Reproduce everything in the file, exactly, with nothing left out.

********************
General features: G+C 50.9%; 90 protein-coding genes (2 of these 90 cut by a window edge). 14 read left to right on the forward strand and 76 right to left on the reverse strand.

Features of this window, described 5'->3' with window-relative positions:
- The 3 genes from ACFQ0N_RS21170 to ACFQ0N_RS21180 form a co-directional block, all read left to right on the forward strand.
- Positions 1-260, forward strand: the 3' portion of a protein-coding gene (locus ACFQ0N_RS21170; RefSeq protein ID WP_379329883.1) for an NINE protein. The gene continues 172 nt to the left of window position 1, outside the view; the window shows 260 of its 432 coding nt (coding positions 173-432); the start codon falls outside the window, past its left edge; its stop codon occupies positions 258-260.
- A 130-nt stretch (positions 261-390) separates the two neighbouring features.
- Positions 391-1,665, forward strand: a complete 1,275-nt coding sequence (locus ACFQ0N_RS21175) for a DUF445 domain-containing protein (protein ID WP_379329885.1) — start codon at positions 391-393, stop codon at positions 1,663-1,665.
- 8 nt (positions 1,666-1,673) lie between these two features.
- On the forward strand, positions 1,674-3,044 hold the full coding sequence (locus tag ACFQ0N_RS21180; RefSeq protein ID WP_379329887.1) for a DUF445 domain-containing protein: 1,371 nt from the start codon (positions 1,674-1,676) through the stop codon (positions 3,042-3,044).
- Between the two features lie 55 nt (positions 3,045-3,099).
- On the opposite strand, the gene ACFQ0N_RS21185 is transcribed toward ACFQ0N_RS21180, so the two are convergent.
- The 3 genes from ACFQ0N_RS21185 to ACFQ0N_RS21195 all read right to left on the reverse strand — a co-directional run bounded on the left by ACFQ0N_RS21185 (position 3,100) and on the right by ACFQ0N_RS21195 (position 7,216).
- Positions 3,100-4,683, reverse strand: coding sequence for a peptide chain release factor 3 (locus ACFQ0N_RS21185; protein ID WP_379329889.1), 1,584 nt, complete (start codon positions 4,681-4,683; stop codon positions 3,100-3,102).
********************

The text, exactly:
General features: G+C 50.9%; 90 protein-coding genes (2 of these 90 cut by a window edge). 14 read left to right on the forward strand and 76 right to left on the reverse strand.

Features of this window, described 5'->3' with window-relative positions:
- The 3 genes from ACFQ0N_RS21170 to ACFQ0N_RS21180 form a co-directional block, all read left to right on the forward strand.
- Positions 1-260, forward strand: the 3' portion of a protein-coding gene (locus ACFQ0N_RS21170; RefSeq protein ID WP_379329883.1) for an NINE protein. The gene continues 172 nt to the left of window position 1, outside the view; the window shows 260 of its 432 coding nt (coding positions 173-432); the start codon falls outside the window, past its left edge; its stop codon occupies positions 258-260.
- A 130-nt stretch (positions 261-390) separates the two neighbouring features.
- Positions 391-1,665, forward strand: a complete 1,275-nt coding sequence (locus ACFQ0N_RS21175) for a DUF445 domain-containing protein (protein ID WP_379329885.1) — start codon at positions 391-393, stop codon at positions 1,663-1,665.
- 8 nt (positions 1,666-1,673) lie between these two features.
- On the forward strand, positions 1,674-3,044 hold the full coding sequence (locus tag ACFQ0N_RS21180; RefSeq protein ID WP_379329887.1) for a DUF445 domain-containing protein: 1,371 nt from the start codon (positions 1,674-1,676) through the stop codon (positions 3,042-3,044).
- Between the two features lie 55 nt (positions 3,045-3,099).
- On the opposite strand, the gene ACFQ0N_RS21185 is transcribed toward ACFQ0N_RS21180, so the two are convergent.
- The 3 genes from ACFQ0N_RS21185 to ACFQ0N_RS21195 all read right to left on the reverse strand — a co-directional run bounded on the left by ACFQ0N_RS21185 (position 3,100) and on the right by ACFQ0N_RS21195 (position 7,216).
- Positions 3,100-4,683, reverse strand: coding sequence for a peptide chain release factor 3 (locus ACFQ0N_RS21185; protein ID WP_379329889.1), 1,584 nt, complete (start codon positions 4,681-4,683; stop codon positions 3,100-3,102).